PN Review Print and Online Poetry Magazine
Most Read... Rebecca WattsThe Cult of the Noble Amateur
(PN Review 239)
Mark FordLetters And So It Goes
Letters from Young Mr Grace
(aka John Ashbery)

(PN Review 239)
Henry Kingon Toby Martinez de las Rivas
(PN Review 244)
Eavan BolandA Lyric Voice at Bay
(PN Review 121)
Vahni CapildeoOn Judging Prizes, & Reading More than Six Really Good Books
(PN Review 237)
Tim Parksin conversation with Natalia Ginzburg
(PN Review 49)
Next Issue Colm Toibin on Thom Gunn's Letters Allice Hiller and Sasha Dugdale in conversation David Herman on the life of Edward W. Said Jena Schmitt on Hope Mirrlees Brian Morton: Now the Trees
Poems Articles Interviews Reports Reviews Contributors
PNR 250 Poetry Archive Banner
PN Review New Issue

This review is taken from PN Review 86, Volume 18 Number 6, July - August 1992.

A TOUCH OF MODERNISM BY WAY OF INTRODUCTION Max Jacob, Hesitant Fire: Selected Prose of Max Jacob, translated and edited by Moishe Black and Maria Green (University of Nebraska Press) £19.95

Today, the Larousse Encyclopedia places Max Jacob alongside Apollinaire as 'one of the masters of modernism in poetry'; but, whereas Apollinaire is traditionally regarded as the watershed of modern poetry, Jacob's name is seldom mentioned and his work is often glossed over in critical appraisals of the French avant-garde. Born in Quimper, Brittany in 1876, and a painter as well as a writer, Jacob participated in the literary, artistic and cultural revolutions of his time. He was a resident at the Bateau-Lavoir in Montmartre during the formative period of cubism, and his work has been applauded by, among others, André Gide, Paul Claudel, Jean Cocteau, and Gertrude Stein.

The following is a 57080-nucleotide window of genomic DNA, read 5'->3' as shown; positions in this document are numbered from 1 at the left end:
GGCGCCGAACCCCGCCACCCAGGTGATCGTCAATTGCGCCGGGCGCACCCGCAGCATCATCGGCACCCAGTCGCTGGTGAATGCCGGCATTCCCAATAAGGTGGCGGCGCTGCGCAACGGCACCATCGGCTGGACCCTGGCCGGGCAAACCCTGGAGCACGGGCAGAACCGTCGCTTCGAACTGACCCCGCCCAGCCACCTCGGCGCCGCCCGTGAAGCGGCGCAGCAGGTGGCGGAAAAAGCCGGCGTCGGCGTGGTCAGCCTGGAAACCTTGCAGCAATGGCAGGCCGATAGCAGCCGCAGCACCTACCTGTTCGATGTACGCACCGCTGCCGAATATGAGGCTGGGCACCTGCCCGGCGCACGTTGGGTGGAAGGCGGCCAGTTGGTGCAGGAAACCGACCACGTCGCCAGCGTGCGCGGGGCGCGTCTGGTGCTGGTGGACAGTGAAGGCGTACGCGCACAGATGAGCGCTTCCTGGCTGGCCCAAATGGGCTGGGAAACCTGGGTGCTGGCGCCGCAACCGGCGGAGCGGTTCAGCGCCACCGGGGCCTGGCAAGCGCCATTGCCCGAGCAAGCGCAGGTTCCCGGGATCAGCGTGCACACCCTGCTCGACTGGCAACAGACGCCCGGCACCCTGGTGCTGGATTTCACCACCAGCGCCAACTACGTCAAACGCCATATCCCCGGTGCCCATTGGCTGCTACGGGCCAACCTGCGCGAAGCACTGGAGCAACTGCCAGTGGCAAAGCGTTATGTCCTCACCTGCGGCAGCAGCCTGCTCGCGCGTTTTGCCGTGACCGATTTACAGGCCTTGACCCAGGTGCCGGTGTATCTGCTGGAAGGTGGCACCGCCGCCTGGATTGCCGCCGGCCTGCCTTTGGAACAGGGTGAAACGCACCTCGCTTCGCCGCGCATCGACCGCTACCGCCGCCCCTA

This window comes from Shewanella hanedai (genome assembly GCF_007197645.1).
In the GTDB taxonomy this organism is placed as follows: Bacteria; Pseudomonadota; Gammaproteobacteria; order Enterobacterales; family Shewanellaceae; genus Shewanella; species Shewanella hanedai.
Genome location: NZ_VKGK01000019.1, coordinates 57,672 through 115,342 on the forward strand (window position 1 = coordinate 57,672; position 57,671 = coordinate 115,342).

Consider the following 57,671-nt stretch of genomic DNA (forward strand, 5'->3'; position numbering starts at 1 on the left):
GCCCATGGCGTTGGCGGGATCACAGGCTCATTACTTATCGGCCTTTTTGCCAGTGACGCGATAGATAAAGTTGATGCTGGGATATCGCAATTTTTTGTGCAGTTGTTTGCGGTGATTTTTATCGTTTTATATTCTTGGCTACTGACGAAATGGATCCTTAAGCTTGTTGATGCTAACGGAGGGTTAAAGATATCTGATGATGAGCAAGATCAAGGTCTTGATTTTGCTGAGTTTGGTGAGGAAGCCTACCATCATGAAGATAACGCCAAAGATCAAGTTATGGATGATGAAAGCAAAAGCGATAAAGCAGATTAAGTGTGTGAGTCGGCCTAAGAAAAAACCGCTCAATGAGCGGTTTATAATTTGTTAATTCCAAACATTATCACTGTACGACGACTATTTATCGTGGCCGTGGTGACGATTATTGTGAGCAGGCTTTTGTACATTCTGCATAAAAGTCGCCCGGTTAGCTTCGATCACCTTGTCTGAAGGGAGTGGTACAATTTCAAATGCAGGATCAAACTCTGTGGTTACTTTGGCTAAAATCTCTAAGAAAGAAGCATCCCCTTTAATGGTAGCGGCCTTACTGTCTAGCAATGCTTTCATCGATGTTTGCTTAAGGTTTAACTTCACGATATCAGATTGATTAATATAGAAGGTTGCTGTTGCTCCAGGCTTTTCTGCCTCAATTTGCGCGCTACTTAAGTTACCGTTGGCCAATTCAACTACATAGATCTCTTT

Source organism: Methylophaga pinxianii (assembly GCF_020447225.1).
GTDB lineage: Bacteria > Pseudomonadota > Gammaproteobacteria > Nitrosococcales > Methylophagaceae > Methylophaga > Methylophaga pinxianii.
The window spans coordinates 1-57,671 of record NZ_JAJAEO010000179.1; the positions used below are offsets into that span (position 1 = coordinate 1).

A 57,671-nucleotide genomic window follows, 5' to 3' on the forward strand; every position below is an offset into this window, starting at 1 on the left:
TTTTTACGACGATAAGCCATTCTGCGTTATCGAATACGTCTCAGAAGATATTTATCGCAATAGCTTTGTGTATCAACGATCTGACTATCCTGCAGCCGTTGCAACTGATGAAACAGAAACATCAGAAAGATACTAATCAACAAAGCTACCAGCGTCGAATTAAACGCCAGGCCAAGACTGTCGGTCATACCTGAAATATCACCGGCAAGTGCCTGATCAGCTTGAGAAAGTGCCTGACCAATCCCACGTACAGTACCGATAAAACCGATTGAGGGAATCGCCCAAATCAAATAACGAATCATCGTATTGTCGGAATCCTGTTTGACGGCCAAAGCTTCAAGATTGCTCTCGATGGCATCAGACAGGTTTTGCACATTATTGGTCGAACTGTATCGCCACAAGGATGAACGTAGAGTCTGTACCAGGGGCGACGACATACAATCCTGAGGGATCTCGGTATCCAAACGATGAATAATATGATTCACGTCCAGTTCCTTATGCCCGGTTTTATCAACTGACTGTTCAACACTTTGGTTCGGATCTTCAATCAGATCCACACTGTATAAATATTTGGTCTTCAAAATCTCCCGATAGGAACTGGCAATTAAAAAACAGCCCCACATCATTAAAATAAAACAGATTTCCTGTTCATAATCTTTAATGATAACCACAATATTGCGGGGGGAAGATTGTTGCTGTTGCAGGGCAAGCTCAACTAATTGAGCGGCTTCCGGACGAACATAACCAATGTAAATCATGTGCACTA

The small readership that Jacob's books have enjoyed hitherto is partly attributable to Andrée Breton's exclusion of his work from the surrealist pantheon when surealism came into being in the early 1920's. While the surrealists claimed as their own the artists formerly championed by Apollinaire, and hailed Reverdy as 'the greatest living poet', they failed even to mention Jacob in any of their polemical writings - and this despite the fact that, in the earliest years of this century, Jacob had been writing poems using methods akin to the later surrealist practice of 'automatic writing'. 'I strove to capture within me, by every means, the material of the unconscious: words at liberty, daring associations of ideas, night and day dreams, hallucinations and so on …' wrote Jacob about his collection of prose poems called Le Cornet á Des (The ...

Searching, please wait... animated waiting image